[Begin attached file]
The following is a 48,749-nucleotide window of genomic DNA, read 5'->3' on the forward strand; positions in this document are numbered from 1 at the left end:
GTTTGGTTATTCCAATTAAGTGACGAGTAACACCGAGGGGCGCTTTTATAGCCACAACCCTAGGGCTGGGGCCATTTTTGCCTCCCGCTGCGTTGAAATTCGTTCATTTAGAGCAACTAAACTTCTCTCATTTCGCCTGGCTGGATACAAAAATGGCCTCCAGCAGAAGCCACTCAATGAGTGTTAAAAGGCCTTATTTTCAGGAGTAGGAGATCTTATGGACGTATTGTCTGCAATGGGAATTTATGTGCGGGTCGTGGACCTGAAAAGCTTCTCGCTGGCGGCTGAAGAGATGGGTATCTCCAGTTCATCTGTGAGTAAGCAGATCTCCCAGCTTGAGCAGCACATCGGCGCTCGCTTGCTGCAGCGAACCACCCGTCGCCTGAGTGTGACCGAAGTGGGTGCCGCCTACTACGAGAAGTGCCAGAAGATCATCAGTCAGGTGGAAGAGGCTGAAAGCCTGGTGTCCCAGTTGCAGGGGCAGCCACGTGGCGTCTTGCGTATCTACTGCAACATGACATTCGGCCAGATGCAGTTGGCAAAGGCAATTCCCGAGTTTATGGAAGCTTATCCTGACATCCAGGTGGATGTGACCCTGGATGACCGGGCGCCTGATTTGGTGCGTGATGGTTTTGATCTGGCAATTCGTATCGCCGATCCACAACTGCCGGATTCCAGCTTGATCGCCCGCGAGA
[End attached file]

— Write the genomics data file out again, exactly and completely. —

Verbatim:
The following is a 48,749-nucleotide window of genomic DNA, read 5'->3' on the forward strand; positions in this document are numbered from 1 at the left end:
GTTTGGTTATTCCAATTAAGTGACGAGTAACACCGAGGGGCGCTTTTATAGCCACAACCCTAGGGCTGGGGCCATTTTTGCCTCCCGCTGCGTTGAAATTCGTTCATTTAGAGCAACTAAACTTCTCTCATTTCGCCTGGCTGGATACAAAAATGGCCTCCAGCAGAAGCCACTCAATGAGTGTTAAAAGGCCTTATTTTCAGGAGTAGGAGATCTTATGGACGTATTGTCTGCAATGGGAATTTATGTGCGGGTCGTGGACCTGAAAAGCTTCTCGCTGGCGGCTGAAGAGATGGGTATCTCCAGTTCATCTGTGAGTAAGCAGATCTCCCAGCTTGAGCAGCACATCGGCGCTCGCTTGCTGCAGCGAACCACCCGTCGCCTGAGTGTGACCGAAGTGGGTGCCGCCTACTACGAGAAGTGCCAGAAGATCATCAGTCAGGTGGAAGAGGCTGAAAGCCTGGTGTCCCAGTTGCAGGGGCAGCCACGTGGCGTCTTGCGTATCTACTGCAACATGACATTCGGCCAGATGCAGTTGGCAAAGGCAATTCCCGAGTTTATGGAAGCTTATCCTGACATCCAGGTGGATGTGACCCTGGATGACCGGGCGCCTGATTTGGTGCGTGATGGTTTTGATCTGGCAATTCGTATCGCCGATCCACAACTGCCGGATTCCAGCTTGATCGCCCGCGAGA